The Window Of Therapeutic Opportunity In Multiple Sclerosis Evidence From MonoClonal AntiBody Therapy
Coles AJ, Cox A, Le Page E, Jones J, Trip SA, Deans J, Seaman S, Miller DH, Hale G, Waldmann H, Compston DA
J Neurol 2005 Jul 27
Addenbrooke's Hospital, Department of Clinical NeuroSciences, Box 165, Cambridge CB2 2QQ, UK
From 1991-2002, we treated 58 patients with Multiple Sclerosis (MS) using the humanized MonoClonal AntiBody, Campath- 1H, which causes prolonged T-Lymphocyte depletion.
Clinical and surrogate markers of inflammation were suppressed. In both the Relapsing/Remitting (RR) and Secondary/Progressive (SP) stages of the illness, Campath-1H reduced the annual relapse rate (from 2.2 to 0.19 and from 0.7 to 0.001 respectively; both
p < 0.001).
Remarkably, MRI scans of patients with SP disease, treated with Campath-1H 7 years previously, showed no new lesion formation. However, despite these effects on inflammation, disability was differently affected depending on the phase of the disease.
Patients with SPMS showed sustained accumulation of disability due to uncontrolled progression marked by unrelenting Cerebral Atrophy, attributable to ongoing Axonal loss.
The rate of Cerebral Atrophy was greatest in patients with established Cerebral Atrophy and highest inflammatory lesion burden before treatment (2.3 versus 0.7 ml/year; p = 0.04).
In contrast, patients with RR disease showed an impressive reduction in disability at 6 months after Campath-1H (by a mean of 1.2 EDSS points) perhaps owing to a suppression of on-going inflammation in these patients with unusually active disease.
In addition, there was a further significant, albeit smaller, mean improvement in disability up to 36 months after treatment.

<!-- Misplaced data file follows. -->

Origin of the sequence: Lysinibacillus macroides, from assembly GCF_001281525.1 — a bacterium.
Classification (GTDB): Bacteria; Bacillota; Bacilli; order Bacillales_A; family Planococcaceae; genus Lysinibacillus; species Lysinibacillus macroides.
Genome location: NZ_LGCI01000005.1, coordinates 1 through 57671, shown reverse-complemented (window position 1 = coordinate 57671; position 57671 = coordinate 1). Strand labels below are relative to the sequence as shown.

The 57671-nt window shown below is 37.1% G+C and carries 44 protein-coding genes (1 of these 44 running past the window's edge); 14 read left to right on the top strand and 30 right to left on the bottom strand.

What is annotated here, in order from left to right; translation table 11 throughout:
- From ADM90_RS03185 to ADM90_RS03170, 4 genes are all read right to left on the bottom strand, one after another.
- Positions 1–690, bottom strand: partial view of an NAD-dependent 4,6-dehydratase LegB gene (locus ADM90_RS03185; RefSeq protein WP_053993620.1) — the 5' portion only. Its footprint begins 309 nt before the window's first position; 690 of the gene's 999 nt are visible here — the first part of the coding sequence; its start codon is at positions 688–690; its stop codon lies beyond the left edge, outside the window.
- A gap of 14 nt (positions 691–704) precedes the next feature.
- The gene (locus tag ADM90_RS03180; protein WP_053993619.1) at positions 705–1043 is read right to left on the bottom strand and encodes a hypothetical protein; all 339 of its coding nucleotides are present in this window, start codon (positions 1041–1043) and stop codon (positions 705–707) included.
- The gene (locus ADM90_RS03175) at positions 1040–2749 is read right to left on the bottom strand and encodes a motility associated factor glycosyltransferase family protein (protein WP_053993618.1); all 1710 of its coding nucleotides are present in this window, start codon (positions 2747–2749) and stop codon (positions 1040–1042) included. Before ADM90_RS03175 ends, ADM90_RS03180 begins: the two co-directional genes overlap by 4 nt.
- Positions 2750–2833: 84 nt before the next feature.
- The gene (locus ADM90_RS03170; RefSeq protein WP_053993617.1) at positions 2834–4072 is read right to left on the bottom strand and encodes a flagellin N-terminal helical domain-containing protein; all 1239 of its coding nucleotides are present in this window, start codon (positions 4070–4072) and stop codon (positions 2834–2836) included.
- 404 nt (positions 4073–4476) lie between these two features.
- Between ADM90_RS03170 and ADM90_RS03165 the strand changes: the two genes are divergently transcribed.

We speculate that this represents the beneficial effects of early rescue of Neurons and Axons from a toxic inflammatory environment, and that prevention of DeMyelination will prevent long-term Axonal Degeneration.
These concepts are currently being tested in a controlled trial comparing Campath-1H and IFN-ß in the treatment of drug-naive patients with early, active RR MS.
Brain Atrophy And Lesion Load In A Large Population Of Patients With Multiple Sclerosis
Tedeschi G, Lavorgna L, Russo P, Prinster A, Dinacci D, Savettieri G, Quattrone A, Livrea P, Messina C, Reggio A, Bresciamorra V, Orefice G, Paciello M, Brunetti A, Coniglio G, Bonavita S, Di Costanzo A, Bellacosa A, Valentino P, Quarantelli M, Patti F, Salemi G, Cammarata E, Simone IL, Salvatore M, Bonavita V, Alfano B
Neurology 2005 Jul 26;65(2):280-5
Second University of Naples, Department of Neurological Sciences, Piazza Miraglia
2, 80138 Naples, Italy
To measure White Matter (WM) and Gray Matter (GM) Atrophy and lesion load in a large population of patients with Multiple Sclerosis (MS) using a fully automated, operator-independent, multiparametric segmentation method.
The study population consisted of 597 patients with MS and 104 control subjects. The MRI parameters were Abnormal WM fraction (AWM-f), global WM-f (gWM-f), and GM fraction (GM-f).
Significant differences between patients with MS and control subjects included higher AWM-f and reduced gWM-f and GM-f.
MRI data showed significant differences between patients with Relapsing/Remitting and Secondary/Progressive forms of MS. Significant correlations between MRI parameters and between MRI and clinical data were found.
Patients with Multiple Sclerosis have significant Atrophy of both White Matter (WM) and Gray Matter (GM);
Secondary/Progressive patients have significantly more Atrophy of both WM and GM than do Relapsing/Remitting patients and a significantly higher lesion load (abnormal WM fraction);
Lesion load is related to both WM and even more to GM Atrophy;
Lesion load and WM and GM Atrophy are significantly related to Expanded Disability Status Scale score and age at onset (suggesting that the younger the age at disease onset, the worse the lesion load and Brain Atrophy); and
GM Atrophy is the most significant MRI variable in determining the final disability.